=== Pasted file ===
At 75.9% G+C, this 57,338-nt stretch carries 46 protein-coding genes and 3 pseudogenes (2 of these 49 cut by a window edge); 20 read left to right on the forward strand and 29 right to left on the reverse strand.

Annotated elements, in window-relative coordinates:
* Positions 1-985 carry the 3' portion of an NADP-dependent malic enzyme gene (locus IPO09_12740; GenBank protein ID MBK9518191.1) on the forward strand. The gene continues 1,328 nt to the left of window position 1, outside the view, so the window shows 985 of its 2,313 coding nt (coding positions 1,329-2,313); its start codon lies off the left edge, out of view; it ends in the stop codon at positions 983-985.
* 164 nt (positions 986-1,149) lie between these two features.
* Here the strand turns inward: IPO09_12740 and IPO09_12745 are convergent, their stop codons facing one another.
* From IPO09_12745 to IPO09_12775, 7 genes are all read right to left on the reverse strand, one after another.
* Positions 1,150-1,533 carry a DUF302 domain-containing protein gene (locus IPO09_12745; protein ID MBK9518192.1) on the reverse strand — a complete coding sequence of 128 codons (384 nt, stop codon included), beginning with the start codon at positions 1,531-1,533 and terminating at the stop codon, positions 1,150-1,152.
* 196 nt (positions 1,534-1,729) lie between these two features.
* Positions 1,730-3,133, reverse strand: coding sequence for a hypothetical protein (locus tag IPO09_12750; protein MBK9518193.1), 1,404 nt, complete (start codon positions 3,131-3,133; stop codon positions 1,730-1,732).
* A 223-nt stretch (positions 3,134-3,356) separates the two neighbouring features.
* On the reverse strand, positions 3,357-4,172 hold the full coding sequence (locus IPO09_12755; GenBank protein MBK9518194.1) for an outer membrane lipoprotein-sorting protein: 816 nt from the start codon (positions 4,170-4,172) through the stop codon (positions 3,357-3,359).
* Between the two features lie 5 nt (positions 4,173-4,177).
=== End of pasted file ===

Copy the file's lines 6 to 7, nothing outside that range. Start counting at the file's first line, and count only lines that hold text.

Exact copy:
* From IPO09_12745 to IPO09_12775, 7 genes are all read right to left on the reverse strand, one after another.
* Positions 1,150-1,533 carry a DUF302 domain-containing protein gene (locus IPO09_12745; protein ID MBK9518192.1) on the reverse strand — a complete coding sequence of 128 codons (384 nt, stop codon included), beginning with the start codon at positions 1,531-1,533 and terminating at the stop codon, positions 1,150-1,152.